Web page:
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Cardenas v. R.T.C. Grounds

United States District Court, E.D. California

April 2, 2014

JONATHAN CARDENAS, Petitioner,
v.
R.T.C. GROUNDS, Warden, Salinas Valley State Prison, [1] Respondent.

MEMORANDUM DECISION

JAMES K. SINGLETON, Jr., Senior District Judge.

Jonathan Cardenas, a state prisoner proceeding pro se, filed a Petition for a Writ of Habeas Corpus with this Court pursuant to 28 U.S.C. § 2254. Cardenas is in the custody of the California Department of Corrections and Rehabilitation and incarcerated at the Salinas Valley State Prison. Respondent has answered, and Cardenas has not replied.

I. BACKGROUND/PRIOR PROCEEDINGS

On December 24, 2007, Cardenas was charged with murder in connection with the March 10, 2007, killing of Gerardo Castillo Ramirez outside an apartment complex on Dana Drive. The information charged that the crime committed was one in which a principal personally and intentionally discharged a firearm and that the crime was committed for the benefit of a criminal street gang. The information further charged Cardenas with two prior felony convictions for which he served prison terms.

On May 14, 2008, Cardenas proceeded to jury trial with his co-defendants Isabel Irene Varela and Jesus Vasquez Trujillo.

On the evening in question, Castillo Ramirez and his two friends, Rolando Rodriguez and Daniel Ponce, had been drinking at a bar, Mexico Lindo, where they met Varela. The three men and Varela went by taxi from the bar to Dana Drive. According to the prosecution, Varela lured the three men to the apartment complex by telling them she would "party" with them there when she knew that Trujillo and Cardenas were waiting for them at the apartment complex and intended to rob the three men. Trujillo was armed with the murder weapon. When Varela and the three men arrived at the complex, she led the unsuspecting men into the courtyard where Trujillo and Cardenas attacked.

The prosecutor suggested that Cardenas struck Rodriguez on the head with a pry bar which was found at the scene. Rodriguez was hospitalized with a gash to the head that was consistent with a blow from such a weapon. After a struggle, Trujillo shot Castillo Ramirez as he attempted to flee.

Varela and Cardenas admitted in their testimony that they were present at the shooting. Varela said she accompanied the men to the complex unwillingly, forced by Trujillo to do so. The prosecutor did not dispute that Trujillo directed Varela but maintained that she had ample opportunity to cease participating if she had wanted to do so.

Cardenas pleaded self-defense and defense of others. He said he was expecting that Varela would bring only one person rather than three and that Trujillo would then buy methamphetamine from that person. According to Cardenas, Castillo Ramirez and Ponce were the aggressors, attacking Trujillo when he entered the courtyard. As Rodriguez moved to join the fight, Cardenas hit him on the head from behind. Cardenas denied that he used anything other than his fists. He testified that Trujillo ran to the street in an attempt to flee; that Castillo Ramirez caught him and continued to assault him; and that the gun was discharged in the ensuing struggle. Cardenas said that he remained behind in the courtyard at the time of the shooting and ran out the back onto a bike trail afterward.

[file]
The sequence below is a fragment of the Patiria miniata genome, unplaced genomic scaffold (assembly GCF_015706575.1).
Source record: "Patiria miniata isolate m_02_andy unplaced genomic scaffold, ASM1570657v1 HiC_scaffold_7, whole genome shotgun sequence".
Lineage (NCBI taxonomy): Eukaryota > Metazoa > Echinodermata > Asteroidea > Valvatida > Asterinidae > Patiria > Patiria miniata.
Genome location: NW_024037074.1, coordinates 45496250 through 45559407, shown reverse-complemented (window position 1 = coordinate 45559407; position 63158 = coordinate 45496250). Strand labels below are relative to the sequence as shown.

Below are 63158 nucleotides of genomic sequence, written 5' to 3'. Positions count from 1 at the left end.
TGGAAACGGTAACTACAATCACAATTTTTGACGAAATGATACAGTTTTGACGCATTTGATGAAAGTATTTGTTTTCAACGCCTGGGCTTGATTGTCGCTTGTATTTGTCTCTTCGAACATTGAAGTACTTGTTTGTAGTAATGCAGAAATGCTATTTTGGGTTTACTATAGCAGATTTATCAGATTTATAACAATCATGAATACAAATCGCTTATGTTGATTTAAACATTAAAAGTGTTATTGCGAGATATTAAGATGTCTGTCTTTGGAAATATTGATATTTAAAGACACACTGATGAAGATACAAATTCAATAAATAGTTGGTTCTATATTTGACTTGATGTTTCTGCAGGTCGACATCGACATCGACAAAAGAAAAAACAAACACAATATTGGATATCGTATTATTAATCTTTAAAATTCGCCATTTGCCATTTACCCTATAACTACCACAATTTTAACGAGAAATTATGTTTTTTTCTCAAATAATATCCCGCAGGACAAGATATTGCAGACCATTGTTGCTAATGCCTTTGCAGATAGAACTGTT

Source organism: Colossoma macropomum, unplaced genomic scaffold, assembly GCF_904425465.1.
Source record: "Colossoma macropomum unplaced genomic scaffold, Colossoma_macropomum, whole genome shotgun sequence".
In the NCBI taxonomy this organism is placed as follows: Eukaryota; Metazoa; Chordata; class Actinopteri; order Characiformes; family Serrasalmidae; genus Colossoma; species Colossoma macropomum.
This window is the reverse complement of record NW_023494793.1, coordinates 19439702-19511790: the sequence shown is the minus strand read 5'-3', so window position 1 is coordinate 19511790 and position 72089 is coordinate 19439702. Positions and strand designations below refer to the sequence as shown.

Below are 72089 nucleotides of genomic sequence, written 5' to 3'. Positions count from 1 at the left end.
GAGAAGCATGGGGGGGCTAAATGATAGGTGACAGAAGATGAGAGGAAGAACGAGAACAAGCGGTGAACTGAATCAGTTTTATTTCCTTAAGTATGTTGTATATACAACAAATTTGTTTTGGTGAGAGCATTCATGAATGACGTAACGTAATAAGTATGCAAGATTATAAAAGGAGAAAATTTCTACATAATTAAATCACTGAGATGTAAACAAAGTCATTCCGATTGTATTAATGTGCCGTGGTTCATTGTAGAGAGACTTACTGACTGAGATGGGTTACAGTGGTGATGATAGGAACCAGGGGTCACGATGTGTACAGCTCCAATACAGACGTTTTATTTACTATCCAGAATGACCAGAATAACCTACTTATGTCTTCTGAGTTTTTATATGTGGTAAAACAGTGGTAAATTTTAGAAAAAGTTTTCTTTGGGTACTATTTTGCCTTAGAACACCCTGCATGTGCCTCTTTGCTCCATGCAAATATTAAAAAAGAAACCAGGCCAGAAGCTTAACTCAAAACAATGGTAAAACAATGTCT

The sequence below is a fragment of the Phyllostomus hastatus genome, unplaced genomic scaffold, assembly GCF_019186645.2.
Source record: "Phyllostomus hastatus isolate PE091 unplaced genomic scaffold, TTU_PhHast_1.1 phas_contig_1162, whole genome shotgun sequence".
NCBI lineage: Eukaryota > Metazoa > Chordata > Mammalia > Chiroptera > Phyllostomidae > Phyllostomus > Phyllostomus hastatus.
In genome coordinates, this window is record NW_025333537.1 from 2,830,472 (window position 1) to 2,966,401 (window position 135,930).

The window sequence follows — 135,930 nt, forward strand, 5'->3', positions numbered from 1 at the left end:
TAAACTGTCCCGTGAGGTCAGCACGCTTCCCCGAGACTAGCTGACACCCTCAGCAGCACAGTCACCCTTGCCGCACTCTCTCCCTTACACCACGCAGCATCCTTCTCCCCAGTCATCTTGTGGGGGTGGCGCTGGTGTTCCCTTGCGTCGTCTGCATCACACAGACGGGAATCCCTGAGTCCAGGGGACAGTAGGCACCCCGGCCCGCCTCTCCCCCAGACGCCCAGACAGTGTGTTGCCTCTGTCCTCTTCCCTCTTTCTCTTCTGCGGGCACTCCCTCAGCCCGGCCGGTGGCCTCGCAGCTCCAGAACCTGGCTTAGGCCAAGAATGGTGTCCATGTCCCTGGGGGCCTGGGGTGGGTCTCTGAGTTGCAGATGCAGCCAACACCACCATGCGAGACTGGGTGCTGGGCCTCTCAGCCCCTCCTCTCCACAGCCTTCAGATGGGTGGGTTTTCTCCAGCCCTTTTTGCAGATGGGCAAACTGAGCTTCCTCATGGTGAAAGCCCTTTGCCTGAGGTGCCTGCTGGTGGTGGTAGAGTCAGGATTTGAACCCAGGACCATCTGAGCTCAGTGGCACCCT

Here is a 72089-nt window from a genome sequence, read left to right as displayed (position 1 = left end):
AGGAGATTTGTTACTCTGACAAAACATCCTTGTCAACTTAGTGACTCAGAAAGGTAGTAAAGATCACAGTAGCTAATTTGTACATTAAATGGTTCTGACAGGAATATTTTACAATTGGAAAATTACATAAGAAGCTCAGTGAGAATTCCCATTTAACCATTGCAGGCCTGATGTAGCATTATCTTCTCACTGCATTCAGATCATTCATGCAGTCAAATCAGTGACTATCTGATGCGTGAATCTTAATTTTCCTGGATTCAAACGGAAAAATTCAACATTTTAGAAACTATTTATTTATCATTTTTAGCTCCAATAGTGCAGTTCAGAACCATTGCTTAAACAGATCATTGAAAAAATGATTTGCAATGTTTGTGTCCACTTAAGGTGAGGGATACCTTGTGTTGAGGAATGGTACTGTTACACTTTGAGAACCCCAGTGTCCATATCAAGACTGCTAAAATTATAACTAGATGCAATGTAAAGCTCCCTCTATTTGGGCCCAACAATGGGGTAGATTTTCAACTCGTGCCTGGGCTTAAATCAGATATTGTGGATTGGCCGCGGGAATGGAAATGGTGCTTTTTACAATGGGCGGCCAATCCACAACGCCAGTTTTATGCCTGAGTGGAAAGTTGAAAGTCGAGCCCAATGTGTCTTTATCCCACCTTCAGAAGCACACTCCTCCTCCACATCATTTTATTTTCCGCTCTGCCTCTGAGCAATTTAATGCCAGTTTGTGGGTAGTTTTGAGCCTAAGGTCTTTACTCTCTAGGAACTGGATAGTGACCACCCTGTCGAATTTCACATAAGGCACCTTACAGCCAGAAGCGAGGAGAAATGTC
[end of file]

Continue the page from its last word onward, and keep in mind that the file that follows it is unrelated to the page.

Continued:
According to the prosecutor, the defendants were all members of the Norteno gang and were seeking to victimize the men because they were members of the Surenos, a rival gang. The prosecutor argued that Mexico Lindo was a Sureno bar. Cardenas testified that Rodriguez shouted a Sureno gang cry before his companions supposedly attacked Trujillo. Cardenas therefore suggested that it was Rodriguez and his companions, not the defendants, who came to the scene intending to commit assault and robbery under the pretense of doing a drug deal. Although Rodriguez himself denied it, it was undisputed among the parties that Rodriguez had a small amount of drugs with him that night and that a nurse at the hospital disposed of them at his request.

At the time of the killing, three homeless persons were encamped in a carport across the street from the apartment complex. Two of them testified for the prosecution, and both supported the prosecution's version of the killing. Although they were unable to identify the shooter, they made clear that he was the aggressor and was not defending himself as Cardenas claimed.

Shortly after the crime, the police stopped a car as it reached Cardenas's home. Steve Young was the driver and Cardenas and Varela were passengers. All three were arrested. All testified that Young picked up Varela and Trujillo from the crime scene, dropped them off temporarily at the home of Young's girlfriend, returned to the crime scene to get Cardenas, picked up Varela and Trujillo again at the girlfriend's home, dropped off Trujillo at his sister's apartment, and eventually drove to Cardenas's home.

Cell phone records showed repeated contacts among Young, Trujillo, Cardenas, and Varela before and after the shooting. Young testified for the prosecution as part of a plea bargain after he was originally charged with murder and conspiracy. In return for a promise to testify truthfully, he pled guilty to being an accessory after the fact, with no prison sentence.

After the conclusion of trial, the jury convicted Cardenas, Varela, and Trujillo of first degree murder and found the additional allegations true. On September 9, 2008, Cardenas was sentenced to a total term of 51 years to life: 25 years to life for the murder, a consecutive term of 25 year to life for the gun use enhancement, and 1 year for a prison prior. The court stayed a sentence for the gang enhancement. The court also ordered Cardenas to pay $79, 030.01 in restitution, reserved determination of future expenses, imposed a restitution fine of $10, 000, and suspended a parole revocation restitution fine of $10, 000.